Five Things That Happened Last Week (And what to make of them)
In Ukraine, the war continues as does the propaganda
For a moment imagine that you have a time machine at your disposal. A contraption that can take you forward or, in this case, behind in time, at your whim and at any time. Let’s use it to go back to August 2, 1990. Where were you on that day? Ah, yes, many of you probably did not exist yet then and an equally large number of you were too young to remember. For the rest of us dinosaurs, if memory still serves us right we will be able to remember that date as the beginning of the Gulf War.
To quickly recap, it was a war waged by a coalition force of 34 nations led by the United States against Iraq to counter Iraq’s invasion and annexation of Kuwait. The war, which, towards the end, was codenamed Operation Desert Storm, lasted for around seven months, roughly as long as Russia has been waging its ongoing offensive against Ukraine right now.
The point of bringing up the Gulf War is, however, not about the reasons for that war or the controversy that surrounded it and later led to further turmoil and tension in the Middle East. The point was about how much we got to know about that war in real time and with reasonable levels of accuracy. One of the most distinctive factors about the Gulf War was the live reporting from the war zone. Most significantly, many will recall CNN’s 24×7 live reporting with images and videos from a Baghdad hotel. Millions of people across the world were able to access that reporting. In India, cable TV was taking baby steps then but in larger cities there were many venues where viewings were organised for the cognoscenti to watch what was happening in the Gulf.
Thirty-two years later, media technology has taken quantum jumps. Theoretically, international media groups today have access to technology and devices that can help them produce accurate, real-time reportage with much greater ease than the challenges CNN and other media organisations had to overcome back in 1990. And yet, reportage on the war in Ukraine is disputed and so pockmarked by propaganda from both sides that it is difficult to get a handle on the real facts. Russia, which has been waging the war now for seven months, insists that it now controls increasing parts of Ukraine. One the other hand, Ukraine claims that it has countered the Russian forces by weakening them and winning back lost territory. Nobody knows who to believe.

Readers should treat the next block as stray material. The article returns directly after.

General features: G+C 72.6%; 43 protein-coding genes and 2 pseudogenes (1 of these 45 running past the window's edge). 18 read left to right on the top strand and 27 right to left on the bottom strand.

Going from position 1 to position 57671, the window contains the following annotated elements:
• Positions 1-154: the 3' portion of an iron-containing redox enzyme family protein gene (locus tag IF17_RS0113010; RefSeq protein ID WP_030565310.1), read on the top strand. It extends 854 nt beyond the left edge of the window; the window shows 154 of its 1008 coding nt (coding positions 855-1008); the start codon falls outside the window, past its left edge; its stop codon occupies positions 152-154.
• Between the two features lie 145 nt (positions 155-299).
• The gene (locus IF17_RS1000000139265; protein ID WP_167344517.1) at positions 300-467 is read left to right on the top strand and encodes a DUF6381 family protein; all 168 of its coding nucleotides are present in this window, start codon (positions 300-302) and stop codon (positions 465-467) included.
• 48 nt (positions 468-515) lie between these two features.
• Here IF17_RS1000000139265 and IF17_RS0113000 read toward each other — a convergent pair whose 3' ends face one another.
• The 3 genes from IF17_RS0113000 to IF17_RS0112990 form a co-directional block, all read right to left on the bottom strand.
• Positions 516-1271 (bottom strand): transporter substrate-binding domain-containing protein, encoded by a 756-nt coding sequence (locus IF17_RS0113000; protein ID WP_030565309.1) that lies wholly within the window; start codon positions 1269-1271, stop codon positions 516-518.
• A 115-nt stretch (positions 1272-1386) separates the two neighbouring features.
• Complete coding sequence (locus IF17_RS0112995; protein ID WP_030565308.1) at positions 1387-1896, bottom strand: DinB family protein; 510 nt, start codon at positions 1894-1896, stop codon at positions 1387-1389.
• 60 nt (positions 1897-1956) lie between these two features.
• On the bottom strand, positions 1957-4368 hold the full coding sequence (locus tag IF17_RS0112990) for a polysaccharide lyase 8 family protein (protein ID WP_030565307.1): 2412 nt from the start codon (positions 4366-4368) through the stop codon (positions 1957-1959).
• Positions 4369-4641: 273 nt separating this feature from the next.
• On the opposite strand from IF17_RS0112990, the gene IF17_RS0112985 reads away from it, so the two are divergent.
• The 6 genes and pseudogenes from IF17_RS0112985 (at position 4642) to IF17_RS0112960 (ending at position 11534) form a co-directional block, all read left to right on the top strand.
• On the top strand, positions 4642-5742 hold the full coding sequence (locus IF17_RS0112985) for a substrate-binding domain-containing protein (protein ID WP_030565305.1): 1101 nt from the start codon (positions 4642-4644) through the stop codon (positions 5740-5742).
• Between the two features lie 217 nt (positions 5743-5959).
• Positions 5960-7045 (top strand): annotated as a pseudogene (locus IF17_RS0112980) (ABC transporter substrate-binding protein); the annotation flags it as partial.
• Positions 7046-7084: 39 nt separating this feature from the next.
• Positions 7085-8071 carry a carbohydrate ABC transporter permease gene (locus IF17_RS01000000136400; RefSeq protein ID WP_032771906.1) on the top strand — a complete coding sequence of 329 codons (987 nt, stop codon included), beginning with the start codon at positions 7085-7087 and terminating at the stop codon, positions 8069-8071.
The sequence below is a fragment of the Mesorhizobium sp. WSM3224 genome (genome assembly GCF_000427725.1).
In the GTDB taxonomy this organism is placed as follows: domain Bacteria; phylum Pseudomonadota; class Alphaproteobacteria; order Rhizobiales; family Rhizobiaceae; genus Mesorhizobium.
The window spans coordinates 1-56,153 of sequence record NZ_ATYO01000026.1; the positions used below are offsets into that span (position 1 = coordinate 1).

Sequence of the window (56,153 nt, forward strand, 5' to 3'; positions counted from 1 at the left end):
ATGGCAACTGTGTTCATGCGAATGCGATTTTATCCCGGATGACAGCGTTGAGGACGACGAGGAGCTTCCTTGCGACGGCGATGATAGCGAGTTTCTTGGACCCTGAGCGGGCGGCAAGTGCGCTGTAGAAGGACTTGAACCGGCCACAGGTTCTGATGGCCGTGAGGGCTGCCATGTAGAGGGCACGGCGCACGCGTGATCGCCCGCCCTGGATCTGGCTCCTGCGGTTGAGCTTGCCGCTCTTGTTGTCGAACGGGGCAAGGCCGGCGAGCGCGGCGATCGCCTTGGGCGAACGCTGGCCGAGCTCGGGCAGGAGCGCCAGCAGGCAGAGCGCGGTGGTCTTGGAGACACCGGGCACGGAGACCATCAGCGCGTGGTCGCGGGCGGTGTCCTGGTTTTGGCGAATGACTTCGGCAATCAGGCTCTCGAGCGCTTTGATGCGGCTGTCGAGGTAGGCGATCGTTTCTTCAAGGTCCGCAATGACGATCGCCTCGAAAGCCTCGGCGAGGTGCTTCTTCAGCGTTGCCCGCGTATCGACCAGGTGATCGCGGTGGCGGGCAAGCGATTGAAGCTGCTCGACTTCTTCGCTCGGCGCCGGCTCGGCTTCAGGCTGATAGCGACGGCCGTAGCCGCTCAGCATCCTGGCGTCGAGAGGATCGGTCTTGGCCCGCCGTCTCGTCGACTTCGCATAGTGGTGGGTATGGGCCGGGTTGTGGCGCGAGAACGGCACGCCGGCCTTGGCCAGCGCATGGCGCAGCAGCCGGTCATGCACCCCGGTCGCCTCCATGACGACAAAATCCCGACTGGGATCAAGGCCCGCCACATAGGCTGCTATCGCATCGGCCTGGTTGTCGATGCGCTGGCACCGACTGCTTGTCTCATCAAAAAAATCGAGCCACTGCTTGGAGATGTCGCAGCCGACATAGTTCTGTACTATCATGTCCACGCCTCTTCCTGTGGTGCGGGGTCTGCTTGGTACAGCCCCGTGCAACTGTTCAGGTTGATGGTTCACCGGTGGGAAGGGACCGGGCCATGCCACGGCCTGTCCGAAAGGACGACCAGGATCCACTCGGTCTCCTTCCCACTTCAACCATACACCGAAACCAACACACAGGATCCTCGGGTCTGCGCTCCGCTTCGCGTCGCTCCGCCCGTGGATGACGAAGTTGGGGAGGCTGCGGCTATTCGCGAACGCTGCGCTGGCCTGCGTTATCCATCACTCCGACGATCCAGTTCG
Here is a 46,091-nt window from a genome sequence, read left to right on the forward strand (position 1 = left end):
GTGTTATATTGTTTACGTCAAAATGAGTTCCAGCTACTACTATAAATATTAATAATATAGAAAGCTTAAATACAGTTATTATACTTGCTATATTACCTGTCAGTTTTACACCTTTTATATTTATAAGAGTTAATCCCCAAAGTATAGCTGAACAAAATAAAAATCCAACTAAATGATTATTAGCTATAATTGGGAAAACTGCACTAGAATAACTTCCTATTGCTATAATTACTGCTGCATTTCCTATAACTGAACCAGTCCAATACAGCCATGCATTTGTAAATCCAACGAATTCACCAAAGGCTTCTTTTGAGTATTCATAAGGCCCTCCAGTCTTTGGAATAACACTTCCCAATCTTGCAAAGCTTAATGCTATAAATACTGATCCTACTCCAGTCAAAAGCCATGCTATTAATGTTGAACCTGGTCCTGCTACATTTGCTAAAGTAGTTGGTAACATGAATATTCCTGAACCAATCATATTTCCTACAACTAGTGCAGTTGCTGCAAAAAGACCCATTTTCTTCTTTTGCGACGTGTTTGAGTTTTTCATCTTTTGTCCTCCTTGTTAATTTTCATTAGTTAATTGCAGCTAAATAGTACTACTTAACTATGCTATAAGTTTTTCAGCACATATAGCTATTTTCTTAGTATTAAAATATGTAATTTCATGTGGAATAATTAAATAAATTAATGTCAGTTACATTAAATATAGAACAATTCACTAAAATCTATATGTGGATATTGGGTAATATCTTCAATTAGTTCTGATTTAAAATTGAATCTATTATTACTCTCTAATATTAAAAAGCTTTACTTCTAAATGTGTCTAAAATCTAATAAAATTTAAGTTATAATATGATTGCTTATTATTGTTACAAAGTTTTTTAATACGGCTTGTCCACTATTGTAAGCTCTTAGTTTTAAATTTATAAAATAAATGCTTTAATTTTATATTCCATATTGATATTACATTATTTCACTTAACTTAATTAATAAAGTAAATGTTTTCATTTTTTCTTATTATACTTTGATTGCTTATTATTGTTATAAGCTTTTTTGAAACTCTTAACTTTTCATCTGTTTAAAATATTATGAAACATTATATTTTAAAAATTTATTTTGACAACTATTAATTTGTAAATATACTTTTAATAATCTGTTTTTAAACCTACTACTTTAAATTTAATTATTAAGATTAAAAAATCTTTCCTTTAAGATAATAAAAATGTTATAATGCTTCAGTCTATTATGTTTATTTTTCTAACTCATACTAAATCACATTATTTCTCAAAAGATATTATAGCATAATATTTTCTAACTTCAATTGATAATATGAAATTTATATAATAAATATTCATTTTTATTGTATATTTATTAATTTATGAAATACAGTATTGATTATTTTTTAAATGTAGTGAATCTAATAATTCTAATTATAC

Recent reports suggested that Russia’s President Vladimir Putin has ordered conscription of 300,000 able-bodied male citizens to join the Russian military offensive. Thousands of people protested against the decision and faced a crackdown by the authorities. Meanwhile, Russia has also commenced holding referendums in what it considers Russia-occupied regions of Ukraine– Luhansk, Donetsk, Kherson and Zaporizhzhia. The referendums will seek people’s votes on whether these regions should be annexed by Russia. Ukraine and the NATO-aligned West believe that the referendums will be rigged and that the exercise is a sham. Meanwhile, the exodus of Russians to neighbouring countries continues with long lines of vehicles at Russia’s borders with two neighbouring countries, Finland and Georgia.
But as both sides continue to make claims and counterclaims over what is happening in Ukraine, the only fact that is real is that no one knows for sure what is really happening. And that is quite a deplorable comment on the credibility of contemporary media.
Is Moonlighting Here to Stay?
Wipro, the leading Indian IT company, recently decided to terminate the jobs of 300 employees when the company found that they were secretly working for other firms, including Wipro’s rivals, in violation of the terms of their employment contracts. The practice of working for another company while being employed in one company is known as moonlighting, thus named because typically it is work that is done secretly and at night.
Moonlighting is not new in the work arena. It is a common practice followed by many in industries and businesses where the individual employee doesn’t really need capital goods or a team of others to produce output. Take journalism or creative copywriting or even legal or financial advisory services. Even if employed by a firm exclusively, secretly an employee can do similar work, usually anonymously, for someone else and earn additional remuneration, which in many cases is untaxed or unaccounted for.
Wipro, which sacked 300 employees, responded in a predictable way. It found out that 300 of its employees were working illegally for rival firms and decided to terminate their services. Most companies, if they found that their employees were doing something like that, would follow Wipro’s example.